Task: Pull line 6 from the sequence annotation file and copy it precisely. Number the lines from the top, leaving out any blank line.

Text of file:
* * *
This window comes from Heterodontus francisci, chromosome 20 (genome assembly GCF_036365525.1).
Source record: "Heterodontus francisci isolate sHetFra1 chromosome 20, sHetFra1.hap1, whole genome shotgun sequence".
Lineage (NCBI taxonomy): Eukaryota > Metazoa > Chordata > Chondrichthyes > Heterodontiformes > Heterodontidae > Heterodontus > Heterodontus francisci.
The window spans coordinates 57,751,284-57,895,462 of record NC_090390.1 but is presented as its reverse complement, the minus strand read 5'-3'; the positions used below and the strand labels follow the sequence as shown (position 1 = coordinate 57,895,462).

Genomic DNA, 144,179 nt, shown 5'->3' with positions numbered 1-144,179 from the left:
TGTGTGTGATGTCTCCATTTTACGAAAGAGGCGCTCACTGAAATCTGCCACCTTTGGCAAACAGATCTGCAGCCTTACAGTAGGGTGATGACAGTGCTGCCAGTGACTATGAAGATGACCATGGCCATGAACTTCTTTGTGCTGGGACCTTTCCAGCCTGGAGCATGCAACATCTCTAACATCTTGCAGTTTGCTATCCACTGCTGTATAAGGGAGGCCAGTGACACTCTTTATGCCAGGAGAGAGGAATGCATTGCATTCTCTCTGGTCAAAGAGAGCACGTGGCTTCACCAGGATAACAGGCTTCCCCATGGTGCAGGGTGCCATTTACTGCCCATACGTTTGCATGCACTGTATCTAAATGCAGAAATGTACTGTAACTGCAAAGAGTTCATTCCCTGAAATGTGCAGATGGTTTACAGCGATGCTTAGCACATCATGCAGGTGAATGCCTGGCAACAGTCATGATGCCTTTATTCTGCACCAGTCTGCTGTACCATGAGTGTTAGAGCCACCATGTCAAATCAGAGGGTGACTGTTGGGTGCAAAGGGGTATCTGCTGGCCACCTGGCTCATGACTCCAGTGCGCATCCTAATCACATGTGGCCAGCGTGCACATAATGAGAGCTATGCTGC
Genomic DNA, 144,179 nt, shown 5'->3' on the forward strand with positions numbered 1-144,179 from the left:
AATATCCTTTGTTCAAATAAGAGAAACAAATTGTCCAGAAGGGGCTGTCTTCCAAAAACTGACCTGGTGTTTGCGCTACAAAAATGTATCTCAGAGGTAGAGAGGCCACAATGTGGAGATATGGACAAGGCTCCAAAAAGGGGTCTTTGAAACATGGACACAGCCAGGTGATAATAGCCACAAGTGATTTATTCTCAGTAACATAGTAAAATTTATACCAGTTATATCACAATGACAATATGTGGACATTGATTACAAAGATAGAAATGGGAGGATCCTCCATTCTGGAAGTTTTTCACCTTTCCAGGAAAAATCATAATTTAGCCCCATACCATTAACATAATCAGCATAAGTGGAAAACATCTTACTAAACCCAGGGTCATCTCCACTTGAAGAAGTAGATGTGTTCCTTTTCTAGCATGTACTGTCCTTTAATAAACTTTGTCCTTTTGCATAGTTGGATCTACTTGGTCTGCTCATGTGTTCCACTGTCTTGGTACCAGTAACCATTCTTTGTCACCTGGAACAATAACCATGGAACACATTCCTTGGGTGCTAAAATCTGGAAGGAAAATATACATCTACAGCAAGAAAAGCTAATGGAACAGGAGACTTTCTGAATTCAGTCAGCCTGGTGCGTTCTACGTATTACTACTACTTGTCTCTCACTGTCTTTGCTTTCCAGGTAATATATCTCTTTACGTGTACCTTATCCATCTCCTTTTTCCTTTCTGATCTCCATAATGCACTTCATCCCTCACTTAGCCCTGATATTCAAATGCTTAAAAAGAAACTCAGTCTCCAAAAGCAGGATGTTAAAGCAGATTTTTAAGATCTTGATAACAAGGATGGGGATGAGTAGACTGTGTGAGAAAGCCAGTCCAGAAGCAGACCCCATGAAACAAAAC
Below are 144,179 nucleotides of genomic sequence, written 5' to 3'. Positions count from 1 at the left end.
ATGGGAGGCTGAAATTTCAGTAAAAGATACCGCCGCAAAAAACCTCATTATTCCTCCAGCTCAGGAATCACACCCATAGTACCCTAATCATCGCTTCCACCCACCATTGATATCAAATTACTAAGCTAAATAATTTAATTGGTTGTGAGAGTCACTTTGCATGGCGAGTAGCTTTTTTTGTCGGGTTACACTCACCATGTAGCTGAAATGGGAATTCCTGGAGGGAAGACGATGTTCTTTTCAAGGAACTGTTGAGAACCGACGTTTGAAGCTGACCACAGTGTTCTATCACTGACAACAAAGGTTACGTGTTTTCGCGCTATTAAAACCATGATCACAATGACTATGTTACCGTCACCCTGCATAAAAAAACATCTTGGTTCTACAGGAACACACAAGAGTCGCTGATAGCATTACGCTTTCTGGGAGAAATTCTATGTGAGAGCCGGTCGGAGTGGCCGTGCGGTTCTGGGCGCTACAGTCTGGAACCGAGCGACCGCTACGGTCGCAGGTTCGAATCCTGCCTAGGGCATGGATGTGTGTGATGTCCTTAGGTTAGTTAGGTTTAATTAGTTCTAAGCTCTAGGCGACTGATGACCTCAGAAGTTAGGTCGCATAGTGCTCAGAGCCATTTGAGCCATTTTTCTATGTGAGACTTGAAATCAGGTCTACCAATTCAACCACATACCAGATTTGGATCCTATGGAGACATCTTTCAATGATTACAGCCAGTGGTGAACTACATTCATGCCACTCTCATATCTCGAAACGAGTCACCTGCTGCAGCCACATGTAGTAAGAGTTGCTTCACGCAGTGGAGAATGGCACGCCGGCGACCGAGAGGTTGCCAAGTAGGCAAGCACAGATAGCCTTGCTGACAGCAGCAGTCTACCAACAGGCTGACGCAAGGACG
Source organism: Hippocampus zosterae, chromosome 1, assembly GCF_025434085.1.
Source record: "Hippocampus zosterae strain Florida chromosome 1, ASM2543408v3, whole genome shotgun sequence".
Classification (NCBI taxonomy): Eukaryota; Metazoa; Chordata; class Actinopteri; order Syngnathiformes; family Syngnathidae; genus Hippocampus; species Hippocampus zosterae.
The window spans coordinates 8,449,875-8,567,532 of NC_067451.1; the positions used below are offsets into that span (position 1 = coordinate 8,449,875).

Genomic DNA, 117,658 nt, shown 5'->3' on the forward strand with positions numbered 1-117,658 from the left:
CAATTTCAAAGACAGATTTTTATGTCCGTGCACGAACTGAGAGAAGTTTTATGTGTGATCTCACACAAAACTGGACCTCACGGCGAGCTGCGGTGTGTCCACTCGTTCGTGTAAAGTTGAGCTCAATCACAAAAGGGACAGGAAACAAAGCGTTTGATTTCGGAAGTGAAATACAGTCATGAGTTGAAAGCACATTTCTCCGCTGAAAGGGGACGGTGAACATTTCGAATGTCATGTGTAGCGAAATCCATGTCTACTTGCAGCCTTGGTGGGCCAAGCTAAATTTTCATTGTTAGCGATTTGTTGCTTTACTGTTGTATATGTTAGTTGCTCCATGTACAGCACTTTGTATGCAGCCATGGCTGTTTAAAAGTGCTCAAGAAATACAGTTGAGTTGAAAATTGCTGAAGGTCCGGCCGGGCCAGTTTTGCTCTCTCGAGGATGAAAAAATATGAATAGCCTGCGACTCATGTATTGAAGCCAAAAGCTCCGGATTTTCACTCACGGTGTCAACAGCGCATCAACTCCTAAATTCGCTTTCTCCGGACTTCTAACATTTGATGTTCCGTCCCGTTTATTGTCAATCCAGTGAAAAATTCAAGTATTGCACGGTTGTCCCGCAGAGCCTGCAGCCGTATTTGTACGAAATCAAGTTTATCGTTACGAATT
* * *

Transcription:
TGTGTGTGATGTCTCCATTTTACGAAAGAGGCGCTCACTGAAATCTGCCACCTTTGGCAAACAGATCTGCAGCCTTACAGTAGGGTGATGACAGTGCTGCCAGTGACTATGAAGATGACCATGGCCATGAACTTCTTTGTGCTGGGACCTTTCCAGCCTGGAGCATGCAACATCTCTAACATCTTGCAGTTTGCTATCCACTGCTGTATAAGGGAGGCCAGTGACACTCTTTATGCCAGGAGAGAGGAATGCATTGCATTCTCTCTGGTCAAAGAGAGCACGTGGCTTCACCAGGATAACAGGCTTCCCCATGGTGCAGGGTGCCATTTACTGCCCATACGTTTGCATGCACTGTATCTAAATGCAGAAATGTACTGTAACTGCAAAGAGTTCATTCCCTGAAATGTGCAGATGGTTTACAGCGATGCTTAGCACATCATGCAGGTGAATGCCTGGCAACAGTCATGATGCCTTTATTCTGCACCAGTCTGCTGTACCATGAGTGTTAGAGCCACCATGTCAAATCAGAGGGTGACTGTTGGGTGCAAAGGGGTATCTGCTGGCCACCTGGCTCATGACTCCAGTGCGCATCCTAATCACATGTGGCCAGCGTGCACATAATGAGAGCTATGCTGC